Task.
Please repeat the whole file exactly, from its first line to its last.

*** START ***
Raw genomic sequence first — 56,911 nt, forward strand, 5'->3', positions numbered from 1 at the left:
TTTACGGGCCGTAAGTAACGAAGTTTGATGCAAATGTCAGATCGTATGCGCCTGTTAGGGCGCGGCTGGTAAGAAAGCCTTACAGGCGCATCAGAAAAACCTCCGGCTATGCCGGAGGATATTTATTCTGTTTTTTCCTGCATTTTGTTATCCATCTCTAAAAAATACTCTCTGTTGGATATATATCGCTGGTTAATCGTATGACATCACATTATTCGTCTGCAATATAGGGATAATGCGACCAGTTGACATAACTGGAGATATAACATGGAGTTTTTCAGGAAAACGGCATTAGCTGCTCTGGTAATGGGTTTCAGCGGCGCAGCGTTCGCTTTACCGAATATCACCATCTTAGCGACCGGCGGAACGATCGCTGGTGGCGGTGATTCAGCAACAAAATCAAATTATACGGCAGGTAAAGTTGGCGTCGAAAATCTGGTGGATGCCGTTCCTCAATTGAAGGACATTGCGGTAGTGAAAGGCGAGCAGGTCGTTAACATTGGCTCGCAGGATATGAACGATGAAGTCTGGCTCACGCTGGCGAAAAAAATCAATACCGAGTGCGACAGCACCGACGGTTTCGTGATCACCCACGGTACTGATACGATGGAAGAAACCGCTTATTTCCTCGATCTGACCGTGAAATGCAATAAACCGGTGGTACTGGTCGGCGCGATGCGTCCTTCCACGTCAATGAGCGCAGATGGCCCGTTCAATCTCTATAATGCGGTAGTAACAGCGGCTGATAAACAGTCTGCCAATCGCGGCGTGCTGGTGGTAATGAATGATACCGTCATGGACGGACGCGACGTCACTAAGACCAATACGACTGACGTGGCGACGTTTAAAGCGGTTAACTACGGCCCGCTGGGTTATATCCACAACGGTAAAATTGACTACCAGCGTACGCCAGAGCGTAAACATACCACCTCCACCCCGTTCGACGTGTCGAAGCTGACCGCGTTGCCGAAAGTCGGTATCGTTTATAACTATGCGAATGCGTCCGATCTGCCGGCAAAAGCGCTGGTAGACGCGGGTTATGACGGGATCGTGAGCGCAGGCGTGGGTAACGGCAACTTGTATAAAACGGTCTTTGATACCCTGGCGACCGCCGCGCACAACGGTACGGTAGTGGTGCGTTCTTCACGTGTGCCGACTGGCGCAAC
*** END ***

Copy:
Raw genomic sequence first — 56,911 nt, forward strand, 5'->3', positions numbered from 1 at the left:
TTTACGGGCCGTAAGTAACGAAGTTTGATGCAAATGTCAGATCGTATGCGCCTGTTAGGGCGCGGCTGGTAAGAAAGCCTTACAGGCGCATCAGAAAAACCTCCGGCTATGCCGGAGGATATTTATTCTGTTTTTTCCTGCATTTTGTTATCCATCTCTAAAAAATACTCTCTGTTGGATATATATCGCTGGTTAATCGTATGACATCACATTATTCGTCTGCAATATAGGGATAATGCGACCAGTTGACATAACTGGAGATATAACATGGAGTTTTTCAGGAAAACGGCATTAGCTGCTCTGGTAATGGGTTTCAGCGGCGCAGCGTTCGCTTTACCGAATATCACCATCTTAGCGACCGGCGGAACGATCGCTGGTGGCGGTGATTCAGCAACAAAATCAAATTATACGGCAGGTAAAGTTGGCGTCGAAAATCTGGTGGATGCCGTTCCTCAATTGAAGGACATTGCGGTAGTGAAAGGCGAGCAGGTCGTTAACATTGGCTCGCAGGATATGAACGATGAAGTCTGGCTCACGCTGGCGAAAAAAATCAATACCGAGTGCGACAGCACCGACGGTTTCGTGATCACCCACGGTACTGATACGATGGAAGAAACCGCTTATTTCCTCGATCTGACCGTGAAATGCAATAAACCGGTGGTACTGGTCGGCGCGATGCGTCCTTCCACGTCAATGAGCGCAGATGGCCCGTTCAATCTCTATAATGCGGTAGTAACAGCGGCTGATAAACAGTCTGCCAATCGCGGCGTGCTGGTGGTAATGAATGATACCGTCATGGACGGACGCGACGTCACTAAGACCAATACGACTGACGTGGCGACGTTTAAAGCGGTTAACTACGGCCCGCTGGGTTATATCCACAACGGTAAAATTGACTACCAGCGTACGCCAGAGCGTAAACATACCACCTCCACCCCGTTCGACGTGTCGAAGCTGACCGCGTTGCCGAAAGTCGGTATCGTTTATAACTATGCGAATGCGTCCGATCTGCCGGCAAAAGCGCTGGTAGACGCGGGTTATGACGGGATCGTGAGCGCAGGCGTGGGTAACGGCAACTTGTATAAAACGGTCTTTGATACCCTGGCGACCGCCGCGCACAACGGTACGGTAGTGGTGCGTTCTTCACGTGTGCCGACTGGCGCAAC